Another major development is the announcement of a kind of Basic Income trial in the Dutch city of Utrecht. What is being done there is not a full-scale Basic Income trial because the payments will only be made to the unemployed, however it will be useful in determining if unemployed people are more likely to go out and find work if they get to keep everything they earn rather than having the majority of their earnings subtracted from their benefits as is the case under . Here's a recent article on the Utrecht experiment.

The Political party Podemos was only founded in March 2014, yet after the Spanish General Election in December 2015 it is now the third biggest party in the Spanish parliament, provides the mayors of Madrid and Barcelona and has a social media following twice as big as all of the other parties in Spain combined! Podemos support the concept of Basic Income, and if their exponential rise in popularity and influence continues, it seems only a matter of time before they enter government, meaning Basic Income would well and truly be on the agenda in Spanish politics.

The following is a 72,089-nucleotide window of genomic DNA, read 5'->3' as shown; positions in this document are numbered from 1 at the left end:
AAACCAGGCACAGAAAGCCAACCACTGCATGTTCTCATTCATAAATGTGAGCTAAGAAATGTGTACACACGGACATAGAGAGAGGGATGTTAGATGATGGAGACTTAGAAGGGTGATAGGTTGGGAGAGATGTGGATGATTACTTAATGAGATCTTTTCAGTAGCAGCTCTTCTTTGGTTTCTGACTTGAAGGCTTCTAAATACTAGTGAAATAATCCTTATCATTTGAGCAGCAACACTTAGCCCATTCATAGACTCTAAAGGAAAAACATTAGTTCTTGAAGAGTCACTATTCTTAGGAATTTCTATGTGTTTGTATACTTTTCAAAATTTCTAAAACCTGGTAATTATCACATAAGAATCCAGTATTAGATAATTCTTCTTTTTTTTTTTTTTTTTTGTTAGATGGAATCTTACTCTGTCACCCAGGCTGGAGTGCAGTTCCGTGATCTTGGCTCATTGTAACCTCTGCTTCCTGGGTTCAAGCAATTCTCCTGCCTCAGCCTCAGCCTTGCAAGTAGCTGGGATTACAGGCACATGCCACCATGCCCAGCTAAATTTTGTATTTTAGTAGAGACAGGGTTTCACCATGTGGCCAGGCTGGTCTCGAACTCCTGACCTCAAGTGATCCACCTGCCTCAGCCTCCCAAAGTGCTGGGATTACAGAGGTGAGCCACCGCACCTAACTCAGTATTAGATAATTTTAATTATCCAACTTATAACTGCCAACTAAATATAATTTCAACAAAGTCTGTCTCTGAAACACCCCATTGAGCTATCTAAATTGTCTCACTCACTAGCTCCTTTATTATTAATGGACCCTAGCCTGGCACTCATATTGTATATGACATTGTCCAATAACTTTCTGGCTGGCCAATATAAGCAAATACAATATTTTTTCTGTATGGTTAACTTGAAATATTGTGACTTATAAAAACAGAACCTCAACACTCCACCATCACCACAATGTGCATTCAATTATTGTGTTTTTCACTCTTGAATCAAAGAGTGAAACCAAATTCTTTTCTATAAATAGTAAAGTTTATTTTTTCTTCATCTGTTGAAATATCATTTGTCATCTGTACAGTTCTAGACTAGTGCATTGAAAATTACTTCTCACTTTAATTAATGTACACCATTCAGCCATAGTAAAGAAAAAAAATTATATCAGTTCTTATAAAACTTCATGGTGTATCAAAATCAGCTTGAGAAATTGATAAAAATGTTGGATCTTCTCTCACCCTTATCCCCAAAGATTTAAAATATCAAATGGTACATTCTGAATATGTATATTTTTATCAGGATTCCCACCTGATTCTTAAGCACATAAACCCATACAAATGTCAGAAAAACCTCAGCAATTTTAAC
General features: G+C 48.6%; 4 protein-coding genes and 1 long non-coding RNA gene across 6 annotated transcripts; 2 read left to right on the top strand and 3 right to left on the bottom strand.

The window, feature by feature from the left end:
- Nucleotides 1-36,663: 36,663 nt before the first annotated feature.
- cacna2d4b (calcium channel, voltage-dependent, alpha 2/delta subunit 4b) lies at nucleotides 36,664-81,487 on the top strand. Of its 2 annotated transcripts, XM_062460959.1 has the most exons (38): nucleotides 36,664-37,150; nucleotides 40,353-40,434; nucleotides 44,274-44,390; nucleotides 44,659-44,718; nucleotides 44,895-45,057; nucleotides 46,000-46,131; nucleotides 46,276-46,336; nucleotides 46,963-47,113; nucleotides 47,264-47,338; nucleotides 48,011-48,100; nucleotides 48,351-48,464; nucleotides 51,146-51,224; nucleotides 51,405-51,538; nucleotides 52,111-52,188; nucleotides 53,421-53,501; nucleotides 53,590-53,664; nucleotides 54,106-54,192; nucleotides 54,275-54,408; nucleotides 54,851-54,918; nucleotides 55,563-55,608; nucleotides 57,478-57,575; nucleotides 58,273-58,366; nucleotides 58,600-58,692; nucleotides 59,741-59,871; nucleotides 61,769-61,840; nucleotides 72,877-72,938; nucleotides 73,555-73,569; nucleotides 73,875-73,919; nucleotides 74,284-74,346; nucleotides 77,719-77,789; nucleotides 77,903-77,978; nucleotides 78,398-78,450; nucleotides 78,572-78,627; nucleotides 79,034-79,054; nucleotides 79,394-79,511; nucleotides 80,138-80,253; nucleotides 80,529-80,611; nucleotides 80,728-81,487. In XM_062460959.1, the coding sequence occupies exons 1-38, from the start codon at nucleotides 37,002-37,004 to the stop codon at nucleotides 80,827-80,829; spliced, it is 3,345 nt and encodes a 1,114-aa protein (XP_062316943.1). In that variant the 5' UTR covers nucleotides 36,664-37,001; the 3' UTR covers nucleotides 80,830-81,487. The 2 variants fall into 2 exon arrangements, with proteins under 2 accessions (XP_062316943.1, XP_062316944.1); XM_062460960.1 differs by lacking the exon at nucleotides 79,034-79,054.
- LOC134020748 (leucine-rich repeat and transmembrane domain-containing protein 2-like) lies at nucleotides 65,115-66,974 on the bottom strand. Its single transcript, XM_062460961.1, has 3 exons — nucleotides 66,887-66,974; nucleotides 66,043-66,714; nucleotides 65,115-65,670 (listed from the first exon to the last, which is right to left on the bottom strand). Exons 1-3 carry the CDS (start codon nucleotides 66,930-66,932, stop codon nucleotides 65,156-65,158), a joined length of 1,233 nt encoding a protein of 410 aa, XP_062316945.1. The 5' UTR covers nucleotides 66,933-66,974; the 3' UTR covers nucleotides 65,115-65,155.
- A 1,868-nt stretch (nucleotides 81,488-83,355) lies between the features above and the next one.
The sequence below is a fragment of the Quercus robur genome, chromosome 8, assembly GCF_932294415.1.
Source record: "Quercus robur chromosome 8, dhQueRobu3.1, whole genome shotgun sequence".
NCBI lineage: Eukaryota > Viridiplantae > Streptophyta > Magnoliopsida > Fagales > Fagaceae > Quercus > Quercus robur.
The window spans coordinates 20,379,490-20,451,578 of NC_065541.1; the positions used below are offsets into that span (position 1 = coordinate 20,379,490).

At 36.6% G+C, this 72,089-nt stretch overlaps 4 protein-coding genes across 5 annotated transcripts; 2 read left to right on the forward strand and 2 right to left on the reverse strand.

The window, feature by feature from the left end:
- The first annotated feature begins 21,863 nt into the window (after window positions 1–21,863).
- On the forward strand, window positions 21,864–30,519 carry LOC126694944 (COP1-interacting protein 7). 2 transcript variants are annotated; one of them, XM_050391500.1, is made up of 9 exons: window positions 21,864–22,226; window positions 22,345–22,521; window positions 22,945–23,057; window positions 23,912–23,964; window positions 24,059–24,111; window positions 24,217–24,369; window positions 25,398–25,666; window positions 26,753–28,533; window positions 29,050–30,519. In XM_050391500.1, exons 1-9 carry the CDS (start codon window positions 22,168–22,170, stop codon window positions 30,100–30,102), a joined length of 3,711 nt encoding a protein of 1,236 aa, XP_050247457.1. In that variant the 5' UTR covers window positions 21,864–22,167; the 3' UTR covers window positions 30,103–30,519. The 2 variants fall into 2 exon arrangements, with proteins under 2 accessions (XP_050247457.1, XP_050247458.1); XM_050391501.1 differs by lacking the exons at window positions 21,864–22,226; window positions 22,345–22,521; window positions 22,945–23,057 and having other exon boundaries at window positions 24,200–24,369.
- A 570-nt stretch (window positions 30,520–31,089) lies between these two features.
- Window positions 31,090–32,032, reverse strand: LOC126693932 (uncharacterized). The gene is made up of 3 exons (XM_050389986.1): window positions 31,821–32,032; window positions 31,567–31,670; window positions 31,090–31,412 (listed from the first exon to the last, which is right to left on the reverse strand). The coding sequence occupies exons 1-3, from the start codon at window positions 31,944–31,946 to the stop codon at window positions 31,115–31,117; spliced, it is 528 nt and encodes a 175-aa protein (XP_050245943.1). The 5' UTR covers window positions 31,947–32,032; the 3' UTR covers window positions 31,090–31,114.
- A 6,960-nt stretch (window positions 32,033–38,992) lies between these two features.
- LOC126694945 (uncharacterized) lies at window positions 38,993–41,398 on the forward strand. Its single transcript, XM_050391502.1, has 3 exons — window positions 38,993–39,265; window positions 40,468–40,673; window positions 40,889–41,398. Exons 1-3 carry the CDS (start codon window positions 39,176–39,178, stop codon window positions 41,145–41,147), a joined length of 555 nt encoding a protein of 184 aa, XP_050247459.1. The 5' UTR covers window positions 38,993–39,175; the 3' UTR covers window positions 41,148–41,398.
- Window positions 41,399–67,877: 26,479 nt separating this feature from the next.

The long awaited Swiss referendum on the introduction of a Basic Income payment for all Swiss citizens is due in the autumn of 2016. The Swiss political establishment are clearly terrified by the concept (voting 146 to 14 against the idea). Right-wing politicians queued up to spew furious fearmongering rhetoric against Basic Income, describing it as "the most dangerous and harmful initiative ever", "a bomb at the heart of our society and our economy" and a "hand grenade that threatens to tear the whole system apart". Despite the Swiss political establishment's campaign of fearmongering against the idea of eliminating absolute poverty through the introduction of a Basic Income scheme, opinion polls show that public opinion is still quite evenly divided on the subject.